Purchase this article with an account.
Y. Feng, T.L. Simpson, D. Fonn, S. Hickson–Curran; The Effect of Soft Toric Contact Lens Wear on Corneal and Conjunctival Sensitivity Measured With a Belmonte Esthesiometer . Invest. Ophthalmol. Vis. Sci. 2005;46(13):2071.
Download citation file:
© ARVO (1962-2015); The Authors (2016-present)
Purpose: To investigate how corneal and conjunctival mechanical sensory channels respond to toric soft contact lens wear. Methods: 48 non–contact lens wearing healthy subjects (M=17, F=31) participated in this study. Central corneal and inferior conjunctival mechanical sensitivities of both eyes were measured at baseline (without contact lens wear) and after wearing lens for one, three, six hours and one and two weeks. A Belmonte pneumatic esthesiometer was used to deliver stimuli at ocular surface temperature. The ascending method of limits was used to estimate the threshold. Results: At each time point during this experiment, corneal mechanical sensitivity was higher than that of the conjunctiva. There was no difference in both corneal and conjunctival sensitivities between eyes. After one, three, and six hours wearing of contact lenses, corneal and conjunctival mechanical sensitivities increased. Repeated measures ANOVA showed a main effect of time on corneal sensitivity (F(5,235) = 5.362, p = 0.000) and conjunctival sensitivity (F(5,235) = 4.752, p = 0.000). Both corneal and conjunctival sensitivities gradually returned to baseline level by two weeks. Conclusions: This study showed that corneal and conjunctival sensory channels respond to contact lens wear with an initial transient increase in corneal and conjunctival mechanical sensitivity before adapting to contact lens wear. It suggests that the ocular surface sensory system response to contact lens wear is more complex than simple adaptation.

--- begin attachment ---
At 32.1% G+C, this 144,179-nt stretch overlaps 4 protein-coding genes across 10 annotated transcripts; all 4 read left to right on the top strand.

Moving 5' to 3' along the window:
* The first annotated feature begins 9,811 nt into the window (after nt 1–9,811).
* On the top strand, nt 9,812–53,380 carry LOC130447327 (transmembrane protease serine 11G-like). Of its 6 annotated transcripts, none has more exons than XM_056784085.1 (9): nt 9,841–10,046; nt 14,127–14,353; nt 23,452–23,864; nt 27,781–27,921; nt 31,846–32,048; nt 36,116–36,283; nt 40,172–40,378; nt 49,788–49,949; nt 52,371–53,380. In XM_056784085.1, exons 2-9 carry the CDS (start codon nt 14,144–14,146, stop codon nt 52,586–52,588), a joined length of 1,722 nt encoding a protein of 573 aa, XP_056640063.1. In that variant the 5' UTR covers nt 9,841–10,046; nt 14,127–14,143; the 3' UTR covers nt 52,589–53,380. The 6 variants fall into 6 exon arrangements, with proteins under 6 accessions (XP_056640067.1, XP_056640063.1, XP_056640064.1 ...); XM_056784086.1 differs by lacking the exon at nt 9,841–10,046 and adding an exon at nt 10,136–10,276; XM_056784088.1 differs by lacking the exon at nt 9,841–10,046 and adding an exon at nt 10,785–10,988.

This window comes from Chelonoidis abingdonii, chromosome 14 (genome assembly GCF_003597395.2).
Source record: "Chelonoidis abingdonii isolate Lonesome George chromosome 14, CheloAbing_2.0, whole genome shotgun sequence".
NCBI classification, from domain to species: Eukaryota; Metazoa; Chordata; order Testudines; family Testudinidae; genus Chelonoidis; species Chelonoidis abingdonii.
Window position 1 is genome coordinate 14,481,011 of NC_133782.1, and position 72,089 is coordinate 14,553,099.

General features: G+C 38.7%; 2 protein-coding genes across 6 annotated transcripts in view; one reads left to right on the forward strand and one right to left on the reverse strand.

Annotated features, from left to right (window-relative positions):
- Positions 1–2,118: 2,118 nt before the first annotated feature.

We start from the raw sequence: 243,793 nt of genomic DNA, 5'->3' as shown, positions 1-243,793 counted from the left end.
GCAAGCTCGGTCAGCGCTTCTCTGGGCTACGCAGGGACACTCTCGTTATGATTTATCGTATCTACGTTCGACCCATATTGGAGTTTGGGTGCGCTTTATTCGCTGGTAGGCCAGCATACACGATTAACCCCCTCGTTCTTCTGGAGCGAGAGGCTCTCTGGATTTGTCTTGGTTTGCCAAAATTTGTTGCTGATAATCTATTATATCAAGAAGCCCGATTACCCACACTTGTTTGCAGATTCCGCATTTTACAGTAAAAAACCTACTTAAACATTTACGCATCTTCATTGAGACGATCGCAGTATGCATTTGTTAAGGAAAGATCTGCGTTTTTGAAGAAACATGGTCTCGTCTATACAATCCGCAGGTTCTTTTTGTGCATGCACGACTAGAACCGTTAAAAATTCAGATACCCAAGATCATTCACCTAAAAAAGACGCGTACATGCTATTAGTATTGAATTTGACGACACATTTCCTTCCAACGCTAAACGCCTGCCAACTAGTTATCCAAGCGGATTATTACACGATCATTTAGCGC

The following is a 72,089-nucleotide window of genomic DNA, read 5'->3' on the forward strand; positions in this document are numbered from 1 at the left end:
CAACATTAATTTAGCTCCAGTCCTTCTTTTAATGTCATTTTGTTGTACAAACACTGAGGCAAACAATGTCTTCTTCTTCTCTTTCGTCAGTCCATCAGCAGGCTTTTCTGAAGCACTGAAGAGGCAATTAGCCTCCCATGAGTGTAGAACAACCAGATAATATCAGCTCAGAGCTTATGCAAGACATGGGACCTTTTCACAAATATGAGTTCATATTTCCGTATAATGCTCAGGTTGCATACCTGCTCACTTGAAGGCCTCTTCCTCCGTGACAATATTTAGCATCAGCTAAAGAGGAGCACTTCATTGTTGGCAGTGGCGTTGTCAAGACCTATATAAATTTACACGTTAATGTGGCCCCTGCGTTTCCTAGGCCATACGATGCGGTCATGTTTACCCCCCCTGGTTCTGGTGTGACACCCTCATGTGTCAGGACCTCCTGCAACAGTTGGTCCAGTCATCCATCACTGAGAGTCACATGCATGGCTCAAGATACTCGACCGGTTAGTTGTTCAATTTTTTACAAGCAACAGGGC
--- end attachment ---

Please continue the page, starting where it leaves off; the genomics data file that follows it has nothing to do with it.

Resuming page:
This PDF is available to Subscribers Only